This week, I want to give a simple intro to materiality analyses or assessments and explain why they are important for companies who want to build their ESG strategy from scratch (or even improve an existing strategy).
First, what is a materiality analysis?
In a nutshell, it is the process of identifying and prioritizing the most “material” (or important) environmental, social, or corporate governance issues for both your stakeholders and your organization. To do this, all stakeholders (or at least a good representative sample of them) should be consulted.
Once these material issues are defined, your sustainability and overall strategy can take them into account to make sure you are both optimizing your positive impact on all stakeholders and minimizing your negative influence and potential risks on all fronts.
Why should you do a materiality analysis?
As regulators and investors are increasingly asking companies and funds or platforms to report on their ESG initiatives and key performance indicators, it is important for you to understand what you should report on. It is pretty much impossible to report on every single ESG topic that can be covered by an entity. It would take a massive amount of time, and the returns on that process would not be great (since many of these items would not be material for your stakeholders). Therefore, finding out what you should focus on not only helps to define your future efforts, but also allows you to be effective when communicating with your stakeholders and optimize your reporting efforts.
If this is not a good enough reason for you to consider doing this exercise, let me just say that materiality analyses many times highlight trends or items that may have a relevant impact on your operations in the future (even before your management team or board was thinking about them). Materiality matrices, when well built, can therefore be considered a strategic tool for a business in an evolving industry.
How are materiality analyses done?
There is no one size fits all way to do this. It depends on how deep you want to go, which in turn depends on how much your organization cares about this effort. It also varies depending on who your stakeholders are, how you are used to communicating with them (how easy it is to do so), and how fast you want the analysis to be done.
Broadly speaking, the organization first needs to build a list of ESG topics it believes should be tested for relevance in this exercise. A good way to do this is the management, the ESG committee, or whoever is the key person inside the organization driving this effort needs to think about the business cycle/model and where it may impact environmental, social, and governance topics. The GRI and SASB offers some industry specific materiality standards that can help too.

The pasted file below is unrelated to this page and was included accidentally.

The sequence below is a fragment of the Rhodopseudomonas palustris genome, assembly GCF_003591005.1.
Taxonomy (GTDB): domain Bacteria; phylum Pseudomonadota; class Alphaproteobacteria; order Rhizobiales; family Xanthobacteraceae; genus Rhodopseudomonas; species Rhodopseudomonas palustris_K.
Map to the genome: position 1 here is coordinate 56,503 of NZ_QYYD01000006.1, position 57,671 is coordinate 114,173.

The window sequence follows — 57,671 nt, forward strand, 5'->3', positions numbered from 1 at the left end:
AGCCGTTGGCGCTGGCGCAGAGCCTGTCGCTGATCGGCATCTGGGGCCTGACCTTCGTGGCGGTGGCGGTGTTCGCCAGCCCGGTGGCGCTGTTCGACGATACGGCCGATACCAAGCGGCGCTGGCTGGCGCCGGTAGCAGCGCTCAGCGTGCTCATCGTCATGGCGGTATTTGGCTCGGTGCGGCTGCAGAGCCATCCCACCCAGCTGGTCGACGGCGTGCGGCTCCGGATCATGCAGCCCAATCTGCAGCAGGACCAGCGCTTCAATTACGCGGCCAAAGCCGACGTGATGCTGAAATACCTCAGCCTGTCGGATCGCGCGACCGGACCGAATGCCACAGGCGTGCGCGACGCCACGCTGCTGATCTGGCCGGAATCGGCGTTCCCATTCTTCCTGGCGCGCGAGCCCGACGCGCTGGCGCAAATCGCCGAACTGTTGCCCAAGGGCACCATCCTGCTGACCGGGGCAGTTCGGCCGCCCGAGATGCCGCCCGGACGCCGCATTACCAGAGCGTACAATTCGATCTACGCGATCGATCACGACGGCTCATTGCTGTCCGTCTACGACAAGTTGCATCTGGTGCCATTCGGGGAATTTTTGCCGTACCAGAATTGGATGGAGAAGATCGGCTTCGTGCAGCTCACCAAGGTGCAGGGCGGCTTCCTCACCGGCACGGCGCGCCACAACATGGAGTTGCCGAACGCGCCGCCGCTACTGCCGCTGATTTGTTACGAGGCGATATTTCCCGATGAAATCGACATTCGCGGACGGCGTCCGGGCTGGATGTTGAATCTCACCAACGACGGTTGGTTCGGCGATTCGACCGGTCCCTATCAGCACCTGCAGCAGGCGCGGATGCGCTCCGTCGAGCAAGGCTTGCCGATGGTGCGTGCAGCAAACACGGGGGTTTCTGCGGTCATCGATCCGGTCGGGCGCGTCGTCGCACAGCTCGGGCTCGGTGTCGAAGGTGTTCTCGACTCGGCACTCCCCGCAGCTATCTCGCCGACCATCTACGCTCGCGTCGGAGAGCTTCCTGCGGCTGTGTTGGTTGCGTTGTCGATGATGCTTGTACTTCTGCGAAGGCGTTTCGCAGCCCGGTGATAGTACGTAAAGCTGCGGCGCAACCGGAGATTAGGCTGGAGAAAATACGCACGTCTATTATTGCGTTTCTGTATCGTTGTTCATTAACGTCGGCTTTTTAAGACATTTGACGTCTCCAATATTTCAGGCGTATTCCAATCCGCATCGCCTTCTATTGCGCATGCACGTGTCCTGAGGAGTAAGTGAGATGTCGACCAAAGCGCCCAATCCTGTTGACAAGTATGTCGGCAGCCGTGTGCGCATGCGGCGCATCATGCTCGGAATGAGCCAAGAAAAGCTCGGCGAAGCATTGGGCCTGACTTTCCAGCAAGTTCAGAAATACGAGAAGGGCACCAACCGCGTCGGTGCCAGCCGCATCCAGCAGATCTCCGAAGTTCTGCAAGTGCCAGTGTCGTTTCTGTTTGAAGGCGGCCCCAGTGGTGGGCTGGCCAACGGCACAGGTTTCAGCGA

Once this preliminary list is ready, then in one way or another, you (or whoever is coordinating this project), needs to contact a representative sample of each stakeholder group that was identified and ask them to prioritize the items in the list. Also be open to hear about different items that may not be in the list but may be relevant to the stakeholders. The process needs to have a feedback loop for the list in the end to be truly comprehensive.
As all stakeholders show their priorities, the organization can build a materiality matrix. Here again there are different ways to analyze and present the information. The end goal is to show what impact these items have on all (both internal and external) stakeholders vs the influence on the stakeholders’ assessments and decisions. The GRI suggests the following format:
As with all x/y charts, we can think of four different quadrants within the chart (top right would be the most material items, bottom left emergent items, bottom right would be urgent items, and top left would be general but less relevant items to consider).
Some other organizations also suggest a chart where the x axis shows the impact on or relevance for external stakeholders and the y axis shows the impact on or relevance for internal stakeholders. This would again offer a different interpretation possibility (and see how aligned internal and external stakeholders are on material issues).
Here are some examples from two well-known Mexican corporates:
How frequently must materiality analyses change?
I promised to make this intro brief and simple. The subject is somewhat dense, so bear with me on one more thing which is very important: materiality is dynamic. This means, whatever appears as material today, will not necessarily be material tomorrow. Circumstances change, people change, thus materiality changes.
Materiality exercises must be done ideally every couple of years, and no later than every 3-4 years. Also, if something big and disruptive happens (ahem, COVID-19), industries that are affected should revisit their materiality assessments. I know this is time consuming, and at Miranda ESG we are more than happy to help streamline the process.
I will stop here now, as I believe the main points have been made. But if you still have questions on materiality, please don’t hesitate to reach out. I’ll be more than happy to discuss this at depth with you. And as usual, if there is anything we can help you with, please reach out.
Partner, Miranda ESG
This week’s recommended reading
Contacts in Miranda Partners